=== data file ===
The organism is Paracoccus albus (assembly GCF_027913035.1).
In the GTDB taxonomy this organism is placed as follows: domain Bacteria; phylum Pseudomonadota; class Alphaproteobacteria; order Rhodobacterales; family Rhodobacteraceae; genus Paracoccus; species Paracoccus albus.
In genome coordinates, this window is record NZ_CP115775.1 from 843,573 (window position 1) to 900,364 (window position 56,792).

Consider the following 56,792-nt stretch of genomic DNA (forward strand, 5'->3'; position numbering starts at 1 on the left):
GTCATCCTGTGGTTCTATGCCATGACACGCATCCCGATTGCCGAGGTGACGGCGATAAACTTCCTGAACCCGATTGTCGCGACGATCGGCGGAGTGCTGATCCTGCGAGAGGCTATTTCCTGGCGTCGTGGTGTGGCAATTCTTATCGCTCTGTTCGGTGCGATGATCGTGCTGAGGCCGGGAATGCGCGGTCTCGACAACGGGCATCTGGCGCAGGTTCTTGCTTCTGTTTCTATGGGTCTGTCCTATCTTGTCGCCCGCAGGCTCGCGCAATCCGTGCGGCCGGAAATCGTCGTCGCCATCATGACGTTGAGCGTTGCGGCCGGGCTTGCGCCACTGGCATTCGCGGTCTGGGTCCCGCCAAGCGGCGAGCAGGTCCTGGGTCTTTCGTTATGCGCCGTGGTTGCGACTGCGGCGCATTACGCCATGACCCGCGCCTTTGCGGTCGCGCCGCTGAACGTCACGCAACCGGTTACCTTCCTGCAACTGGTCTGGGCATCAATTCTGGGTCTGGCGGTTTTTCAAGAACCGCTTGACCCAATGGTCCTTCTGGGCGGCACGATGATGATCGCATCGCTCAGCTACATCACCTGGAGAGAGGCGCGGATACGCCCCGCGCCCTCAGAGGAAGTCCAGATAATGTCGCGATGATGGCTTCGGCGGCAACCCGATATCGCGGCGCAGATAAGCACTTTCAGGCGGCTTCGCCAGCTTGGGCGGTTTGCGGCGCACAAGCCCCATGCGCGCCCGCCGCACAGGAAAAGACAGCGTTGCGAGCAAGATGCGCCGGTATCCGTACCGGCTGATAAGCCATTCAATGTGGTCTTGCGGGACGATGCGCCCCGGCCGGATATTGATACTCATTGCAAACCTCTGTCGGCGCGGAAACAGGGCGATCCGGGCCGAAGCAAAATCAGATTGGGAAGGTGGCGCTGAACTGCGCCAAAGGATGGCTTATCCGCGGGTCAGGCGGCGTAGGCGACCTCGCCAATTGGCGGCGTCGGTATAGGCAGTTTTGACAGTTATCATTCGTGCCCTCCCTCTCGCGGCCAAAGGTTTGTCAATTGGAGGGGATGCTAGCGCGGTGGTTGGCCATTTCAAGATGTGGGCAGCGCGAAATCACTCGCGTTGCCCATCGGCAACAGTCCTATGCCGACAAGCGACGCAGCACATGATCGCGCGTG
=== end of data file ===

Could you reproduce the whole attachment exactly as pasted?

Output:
The organism is Paracoccus albus (assembly GCF_027913035.1).
In the GTDB taxonomy this organism is placed as follows: domain Bacteria; phylum Pseudomonadota; class Alphaproteobacteria; order Rhodobacterales; family Rhodobacteraceae; genus Paracoccus; species Paracoccus albus.
In genome coordinates, this window is record NZ_CP115775.1 from 843,573 (window position 1) to 900,364 (window position 56,792).

Consider the following 56,792-nt stretch of genomic DNA (forward strand, 5'->3'; position numbering starts at 1 on the left):
GTCATCCTGTGGTTCTATGCCATGACACGCATCCCGATTGCCGAGGTGACGGCGATAAACTTCCTGAACCCGATTGTCGCGACGATCGGCGGAGTGCTGATCCTGCGAGAGGCTATTTCCTGGCGTCGTGGTGTGGCAATTCTTATCGCTCTGTTCGGTGCGATGATCGTGCTGAGGCCGGGAATGCGCGGTCTCGACAACGGGCATCTGGCGCAGGTTCTTGCTTCTGTTTCTATGGGTCTGTCCTATCTTGTCGCCCGCAGGCTCGCGCAATCCGTGCGGCCGGAAATCGTCGTCGCCATCATGACGTTGAGCGTTGCGGCCGGGCTTGCGCCACTGGCATTCGCGGTCTGGGTCCCGCCAAGCGGCGAGCAGGTCCTGGGTCTTTCGTTATGCGCCGTGGTTGCGACTGCGGCGCATTACGCCATGACCCGCGCCTTTGCGGTCGCGCCGCTGAACGTCACGCAACCGGTTACCTTCCTGCAACTGGTCTGGGCATCAATTCTGGGTCTGGCGGTTTTTCAAGAACCGCTTGACCCAATGGTCCTTCTGGGCGGCACGATGATGATCGCATCGCTCAGCTACATCACCTGGAGAGAGGCGCGGATACGCCCCGCGCCCTCAGAGGAAGTCCAGATAATGTCGCGATGATGGCTTCGGCGGCAACCCGATATCGCGGCGCAGATAAGCACTTTCAGGCGGCTTCGCCAGCTTGGGCGGTTTGCGGCGCACAAGCCCCATGCGCGCCCGCCGCACAGGAAAAGACAGCGTTGCGAGCAAGATGCGCCGGTATCCGTACCGGCTGATAAGCCATTCAATGTGGTCTTGCGGGACGATGCGCCCCGGCCGGATATTGATACTCATTGCAAACCTCTGTCGGCGCGGAAACAGGGCGATCCGGGCCGAAGCAAAATCAGATTGGGAAGGTGGCGCTGAACTGCGCCAAAGGATGGCTTATCCGCGGGTCAGGCGGCGTAGGCGACCTCGCCAATTGGCGGCGTCGGTATAGGCAGTTTTGACAGTTATCATTCGTGCCCTCCCTCTCGCGGCCAAAGGTTTGTCAATTGGAGGGGATGCTAGCGCGGTGGTTGGCCATTTCAAGATGTGGGCAGCGCGAAATCACTCGCGTTGCCCATCGGCAACAGTCCTATGCCGACAAGCGACGCAGCACATGATCGCGCGTG